next higher Rsine and the corresponding arc. Here the arc-bit has to be conceived as being as minute
as possible. Then the first Rsine difference will be the same as the first arc-bit. Hence, ifmultiplied by
the desired number, the result will certainly be the desired arc.
The discovery of the finite difference equation for sine led Indian mathematicians eventually to the full theory of calculus for polynomials and for sine, cosine, arcsine, andarctangent functions, that is, for verything connectedtothe circle and sphere that might be motivated by the applications to astronomy. This workmatured over the thousandyear period in which the West slumbered, reaching its climax in the work of the Kerala school in the fourteenth to sixteenth centuries. I won’t describe the full evolution but cannot omit a mention of the discovery of the formula for the area and volume of the sphere by Bh¯askara II. Essentially, he rediscovered the derivation found in Archimedes’ On the Sphere and the Cylinder I. That is, he sliced the surface of the sphere by equally spaced lines of latitude and, using this, reduced the calculation of the area to the integral of sine. Now, he knew that cosine differences were sines but, startlingly, he integrates sine by summing his tables! He seems well aware that this is approximate and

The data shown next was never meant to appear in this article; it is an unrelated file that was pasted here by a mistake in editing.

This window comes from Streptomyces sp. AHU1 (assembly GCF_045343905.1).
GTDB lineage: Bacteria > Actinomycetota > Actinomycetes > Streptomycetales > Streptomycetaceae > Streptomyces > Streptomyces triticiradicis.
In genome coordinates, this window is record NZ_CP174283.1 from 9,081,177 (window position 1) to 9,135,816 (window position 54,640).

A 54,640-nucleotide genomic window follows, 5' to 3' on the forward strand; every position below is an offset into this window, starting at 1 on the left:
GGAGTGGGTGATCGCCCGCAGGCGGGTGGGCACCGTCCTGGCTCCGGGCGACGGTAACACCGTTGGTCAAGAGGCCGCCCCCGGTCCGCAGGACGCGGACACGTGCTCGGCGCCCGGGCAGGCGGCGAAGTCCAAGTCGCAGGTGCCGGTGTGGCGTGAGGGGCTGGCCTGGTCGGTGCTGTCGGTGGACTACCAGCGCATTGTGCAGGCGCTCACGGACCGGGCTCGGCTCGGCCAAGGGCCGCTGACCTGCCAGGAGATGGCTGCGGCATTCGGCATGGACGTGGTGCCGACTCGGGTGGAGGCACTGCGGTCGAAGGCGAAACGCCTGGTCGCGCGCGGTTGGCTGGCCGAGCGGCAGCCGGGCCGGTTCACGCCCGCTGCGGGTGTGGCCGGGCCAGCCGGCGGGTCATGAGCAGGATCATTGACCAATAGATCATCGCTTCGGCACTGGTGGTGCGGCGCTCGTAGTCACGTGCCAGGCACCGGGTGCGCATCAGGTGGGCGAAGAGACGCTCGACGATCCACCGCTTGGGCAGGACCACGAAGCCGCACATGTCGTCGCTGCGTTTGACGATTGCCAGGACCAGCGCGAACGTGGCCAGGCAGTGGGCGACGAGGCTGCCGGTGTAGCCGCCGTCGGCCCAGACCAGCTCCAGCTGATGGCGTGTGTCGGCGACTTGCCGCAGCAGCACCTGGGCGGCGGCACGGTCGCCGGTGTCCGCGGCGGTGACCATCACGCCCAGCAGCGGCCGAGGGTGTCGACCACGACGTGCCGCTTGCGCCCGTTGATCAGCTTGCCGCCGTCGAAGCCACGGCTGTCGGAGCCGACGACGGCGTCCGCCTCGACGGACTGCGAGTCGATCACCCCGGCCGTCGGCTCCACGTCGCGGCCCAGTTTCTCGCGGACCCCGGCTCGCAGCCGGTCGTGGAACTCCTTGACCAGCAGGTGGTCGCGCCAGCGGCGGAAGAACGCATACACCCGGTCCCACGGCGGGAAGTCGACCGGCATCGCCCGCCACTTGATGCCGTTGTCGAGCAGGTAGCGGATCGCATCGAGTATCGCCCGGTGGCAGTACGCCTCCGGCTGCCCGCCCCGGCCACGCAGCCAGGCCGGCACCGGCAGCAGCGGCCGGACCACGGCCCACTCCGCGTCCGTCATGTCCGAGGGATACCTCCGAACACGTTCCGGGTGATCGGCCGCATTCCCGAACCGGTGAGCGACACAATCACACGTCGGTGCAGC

that a limiting argument is needed but this is implicit in his work. My belief is that, given his applied orientation, this was the more convincing argument. In any case, the argument using the discrete fundamental theorem of calculus is given a few centuries later by the Kerala school, where one also finds explicit statements on the need for a limiting process, like: “The greater the number
[of subdivisions of an arc], the more accurate the circumference [given by the length of the inscribed
polygon]” and “Here the arc segment has to be imagined to be as small as one wants. . . [but] since
one has to explain [it] in a certain [definite] way, [I] have said [so far] that a quadrant has twenty-four
svenkat wrote:responding very late,though I read up your solution long time back.I felt very dissappointed by the proof.It is so non-constructive in the sense I cannot check the divisibility of 1+n+n^8 +...n^47 by 1+..n^4 for even n=2.Any comments.
May I humbly ask what this corner is doing in the Tech and Economic forum though I guess there must be some reason if you think this deserves publicity but cannot fathom what it is except maybe to show off that we 'Hindoo fanatic' jingoes are also 'intellectually' inclined which does not stand up to scrutiny based on the interesting but noway profound prblems discussed here notwithstanding some formidable minds posting here.
A school has 1,000 students and 1,000 lockers, all in a row. The lockers all start out closed. The first student walks down the line and opens each one. The second student closes the even-numbered lockers. The third student approaches every third locker and changes it state. If it's open, he closes it; if it's closed, he opens it. The fourth student does the same, and so on, through 1,000 students. How many lockers end up open?
Determine all pairs (a,b) of positive integers such that ab^2+b+7 divides a^2b+a+b.